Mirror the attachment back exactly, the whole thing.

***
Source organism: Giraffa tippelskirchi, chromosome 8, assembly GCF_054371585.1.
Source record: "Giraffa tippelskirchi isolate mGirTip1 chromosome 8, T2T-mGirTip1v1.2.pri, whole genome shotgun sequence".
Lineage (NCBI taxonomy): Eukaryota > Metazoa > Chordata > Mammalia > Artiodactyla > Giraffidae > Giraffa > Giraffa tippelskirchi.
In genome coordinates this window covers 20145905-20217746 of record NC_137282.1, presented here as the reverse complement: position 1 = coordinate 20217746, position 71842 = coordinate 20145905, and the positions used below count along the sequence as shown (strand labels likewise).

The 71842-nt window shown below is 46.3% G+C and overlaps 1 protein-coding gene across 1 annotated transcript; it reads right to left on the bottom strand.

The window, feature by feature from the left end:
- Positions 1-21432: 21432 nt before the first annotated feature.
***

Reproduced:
Source organism: Giraffa tippelskirchi, chromosome 8, assembly GCF_054371585.1.
Source record: "Giraffa tippelskirchi isolate mGirTip1 chromosome 8, T2T-mGirTip1v1.2.pri, whole genome shotgun sequence".
Lineage (NCBI taxonomy): Eukaryota > Metazoa > Chordata > Mammalia > Artiodactyla > Giraffidae > Giraffa > Giraffa tippelskirchi.
In genome coordinates this window covers 20145905-20217746 of record NC_137282.1, presented here as the reverse complement: position 1 = coordinate 20217746, position 71842 = coordinate 20145905, and the positions used below count along the sequence as shown (strand labels likewise).

The 71842-nt window shown below is 46.3% G+C and overlaps 1 protein-coding gene across 1 annotated transcript; it reads right to left on the bottom strand.

The window, feature by feature from the left end:
- Positions 1-21432: 21432 nt before the first annotated feature.